Digitization Vs. Digitalization: What Is The Impact For Midsize Businesses?
By E.J. Kenney, Senior Vice President and Global Head of Consumer Products and Life Sciences, SAP
Signs of economic stagnation top the list of concerns for most midsize business leaders across the consumer products industry. From inflationary pressures on operational costs and pricing to monetary policies that result in high interest rates, they are competing in a unique environment of opposing forces: exuberant demand tempered by caution in the face of a potential downturn.
Even though no one can accurately predict how the economy will pan out over the next 6 to 18 months, consumers are already changing their buying behaviors. They are quickly pivoting their attention to more value-based labels and retailers that allow them to buy more products at lower unit costs. And in some cases, they are modifying their overall consumption.
According to research from the SAP Insights center, this widely observed consumer behavior is no aberration. Approximately half of surveyed midsize consumer products companies rank their fear of economic stagnation ahead of worries such as global shortages in natural resources, employment and livelihood crises, and widespread distrust and misinformation.
Breaking down patterns with digital fluidity
Each long-term risk influences how consumers choose between being loyal to one brand and reaching for a comparable ‒ if not better ‒ product to meet their immediate needs. Brands that openly embrace this uncertainty can distinguish the advantages of digitization and digitalization to increase business performance, respond to future demand, and remain competitive.
Although the two words may sound similar, there are notable differences between digitization and digitalization:
Digitization translates physical things – such as papers, photos, documentation, and manual processes – into bits and bytes. For example, a document is scanned to create a digital version without alteration and activated as part of business-wide decision-making and work. Banking with ATMs, telecommunications with mobile phones, and grocery stores with barcode scanners – all these forms of digitization have become synonymous with convenience and reliability.
Digitalization, on the other hand, drives fundamental changes in how business run, serve customers, engage with vendors and partners, and impact the environment and society. New value from data aggregated through digitization is then unlocked by advanced digital technologies, such as cloud computing, machine learning, artificial intelligence, process automation, business intelligence, predictive analytics, and the Internet of Things.
By leveraging both sides of the digital spectrum, midsize consumer products companies can capture and compile demand-side and supply-side data to analyze consumer segments at micro and macro levels. For example, they can identify which offers persuade consumers to trade one product for another, pinpoint less-profitable lines that should be divested, and move investments into high-demand segments that can maintain their price. More importantly, assessments can be drilled down for specific consumer types based on age groups, gender, region, marital status, lifestyle, and more.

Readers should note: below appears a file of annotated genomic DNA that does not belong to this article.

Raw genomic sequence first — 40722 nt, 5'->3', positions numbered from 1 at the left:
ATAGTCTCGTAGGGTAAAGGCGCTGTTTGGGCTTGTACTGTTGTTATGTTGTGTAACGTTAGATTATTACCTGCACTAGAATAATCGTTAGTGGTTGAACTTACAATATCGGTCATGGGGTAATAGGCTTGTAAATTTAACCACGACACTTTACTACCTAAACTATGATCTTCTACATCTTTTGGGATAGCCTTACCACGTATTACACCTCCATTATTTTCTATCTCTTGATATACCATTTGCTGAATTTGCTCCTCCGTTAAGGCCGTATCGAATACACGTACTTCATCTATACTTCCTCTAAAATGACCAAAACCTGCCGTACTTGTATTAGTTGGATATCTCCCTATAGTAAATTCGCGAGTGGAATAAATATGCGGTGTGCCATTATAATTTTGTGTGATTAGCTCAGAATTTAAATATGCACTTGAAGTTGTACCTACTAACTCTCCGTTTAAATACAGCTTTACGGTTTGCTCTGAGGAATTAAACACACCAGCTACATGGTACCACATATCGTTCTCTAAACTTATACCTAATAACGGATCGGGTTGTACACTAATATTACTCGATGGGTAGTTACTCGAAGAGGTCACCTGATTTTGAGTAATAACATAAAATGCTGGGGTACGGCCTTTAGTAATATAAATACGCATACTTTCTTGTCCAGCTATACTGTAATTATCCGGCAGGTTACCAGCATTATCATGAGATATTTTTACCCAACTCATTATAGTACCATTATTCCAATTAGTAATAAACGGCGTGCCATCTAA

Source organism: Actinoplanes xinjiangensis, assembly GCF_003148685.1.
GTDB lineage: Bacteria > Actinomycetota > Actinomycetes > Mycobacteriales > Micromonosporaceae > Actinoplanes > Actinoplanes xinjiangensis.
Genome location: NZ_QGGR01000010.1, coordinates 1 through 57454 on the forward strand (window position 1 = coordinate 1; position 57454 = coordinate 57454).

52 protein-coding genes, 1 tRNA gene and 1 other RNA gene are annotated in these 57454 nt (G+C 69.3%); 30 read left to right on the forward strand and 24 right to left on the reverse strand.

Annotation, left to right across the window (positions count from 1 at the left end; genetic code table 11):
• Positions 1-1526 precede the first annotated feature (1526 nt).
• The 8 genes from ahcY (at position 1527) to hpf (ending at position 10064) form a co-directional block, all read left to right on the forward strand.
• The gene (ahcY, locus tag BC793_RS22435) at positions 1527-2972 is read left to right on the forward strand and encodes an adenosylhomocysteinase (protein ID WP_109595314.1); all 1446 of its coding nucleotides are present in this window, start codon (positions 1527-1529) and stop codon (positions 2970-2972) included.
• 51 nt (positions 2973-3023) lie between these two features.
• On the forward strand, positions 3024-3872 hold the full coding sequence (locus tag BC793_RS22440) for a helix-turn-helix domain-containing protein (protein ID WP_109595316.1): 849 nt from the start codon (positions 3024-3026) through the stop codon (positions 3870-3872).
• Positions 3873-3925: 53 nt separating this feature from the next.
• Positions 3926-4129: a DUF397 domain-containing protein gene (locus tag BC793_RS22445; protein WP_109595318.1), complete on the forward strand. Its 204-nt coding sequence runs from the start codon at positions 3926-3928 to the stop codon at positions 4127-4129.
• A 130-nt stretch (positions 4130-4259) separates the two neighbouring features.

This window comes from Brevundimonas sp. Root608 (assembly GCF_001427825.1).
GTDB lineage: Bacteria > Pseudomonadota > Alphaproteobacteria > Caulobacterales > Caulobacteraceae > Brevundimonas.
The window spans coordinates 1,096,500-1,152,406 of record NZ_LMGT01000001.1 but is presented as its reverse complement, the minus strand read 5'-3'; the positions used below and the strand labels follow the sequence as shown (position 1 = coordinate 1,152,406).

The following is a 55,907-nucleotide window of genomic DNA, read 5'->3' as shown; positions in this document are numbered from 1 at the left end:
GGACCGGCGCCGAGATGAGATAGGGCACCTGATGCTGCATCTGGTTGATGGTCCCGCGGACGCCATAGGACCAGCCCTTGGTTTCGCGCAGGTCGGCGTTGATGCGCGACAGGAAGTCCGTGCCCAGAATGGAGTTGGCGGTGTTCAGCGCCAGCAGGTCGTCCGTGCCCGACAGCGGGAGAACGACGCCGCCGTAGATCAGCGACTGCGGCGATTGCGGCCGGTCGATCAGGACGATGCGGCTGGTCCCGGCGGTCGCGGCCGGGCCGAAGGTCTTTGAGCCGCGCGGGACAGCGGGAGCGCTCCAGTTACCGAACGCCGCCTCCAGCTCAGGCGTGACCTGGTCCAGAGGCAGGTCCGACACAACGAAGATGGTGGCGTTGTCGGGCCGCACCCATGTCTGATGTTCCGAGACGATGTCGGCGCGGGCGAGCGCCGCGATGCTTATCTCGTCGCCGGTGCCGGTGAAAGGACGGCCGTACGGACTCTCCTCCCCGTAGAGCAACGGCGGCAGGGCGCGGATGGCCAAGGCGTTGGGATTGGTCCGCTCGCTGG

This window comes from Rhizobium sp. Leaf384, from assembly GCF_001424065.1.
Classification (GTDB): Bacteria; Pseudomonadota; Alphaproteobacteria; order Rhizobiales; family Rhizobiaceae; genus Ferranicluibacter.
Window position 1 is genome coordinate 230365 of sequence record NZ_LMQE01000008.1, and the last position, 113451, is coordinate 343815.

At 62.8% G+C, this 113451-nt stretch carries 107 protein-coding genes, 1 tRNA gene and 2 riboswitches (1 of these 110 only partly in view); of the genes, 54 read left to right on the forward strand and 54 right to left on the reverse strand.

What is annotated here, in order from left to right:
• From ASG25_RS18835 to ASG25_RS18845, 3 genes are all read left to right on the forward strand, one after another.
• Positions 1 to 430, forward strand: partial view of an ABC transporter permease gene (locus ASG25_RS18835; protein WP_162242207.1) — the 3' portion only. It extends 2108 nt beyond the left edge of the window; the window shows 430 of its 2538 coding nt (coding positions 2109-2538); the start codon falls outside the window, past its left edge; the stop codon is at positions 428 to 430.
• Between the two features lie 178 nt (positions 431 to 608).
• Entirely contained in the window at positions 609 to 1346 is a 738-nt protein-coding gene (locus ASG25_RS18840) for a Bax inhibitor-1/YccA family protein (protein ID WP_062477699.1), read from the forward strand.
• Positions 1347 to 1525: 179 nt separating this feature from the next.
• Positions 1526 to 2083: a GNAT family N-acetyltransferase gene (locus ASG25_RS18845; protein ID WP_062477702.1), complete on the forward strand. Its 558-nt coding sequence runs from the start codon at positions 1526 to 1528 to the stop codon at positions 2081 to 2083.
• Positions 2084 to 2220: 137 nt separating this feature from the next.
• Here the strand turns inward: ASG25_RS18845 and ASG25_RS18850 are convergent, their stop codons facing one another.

Allbirds is a prime example of a midsize consumer products brand connecting digitization and digitalization to support scalable growth. Manufacturing “the world’s most comfortable shoe” and resonating with consumers, the company sold more than one million pairs in its first two years – which could potentially overwhelm its accounting systems.
To help manage every aspect of the company’s business now and for a decade or more in the future, Allbirds’ leaders chose a modern ERP. This decision led to the delivery of real-time financials with up-to-the-minute sales and customer data through the integration of legacy e-commerce and point-of-sale platform. Then the business went even further in its digital transformation by setting up systems that accurately purchase, pay, track, and value inventory – from manufacturing locations and distribution centers to the entire store network.
This combination of digitization and digitalization led to a consistent experience across all sales channels. Inventory, prices, and promotions are managed in a centralized global database – readying the business to improve on-time deliveries and reduce out-of-stock situations.
Establishing a foundation for future growth
Consumer goods companies – especially growth-focused companies – must streamline their operations to navigate every twist and turn of the global economy. That means breaking down silos that exist throughout the organization to eliminate waste, reducing the need for buffer inventories, and connecting business processes with a single platform for business intelligence, processes, and decision-making.
But first, brands must have a clear understanding of how digitization and digitalization can drive game-changing digital transformation. By having this outside-in view, they can address the needs of their business, customers, and external ecosystem in ways that create value that rivals even some of their largest competitors.
Discover how midsize consumer products companies are evolving their processes with sustainability. Get tips from the SAP Insights report “The Transformation Mindset: How Consumer Products Companies Drive Sustainable Growth in an Uncertain World.”
This article was previously published on Forbes.com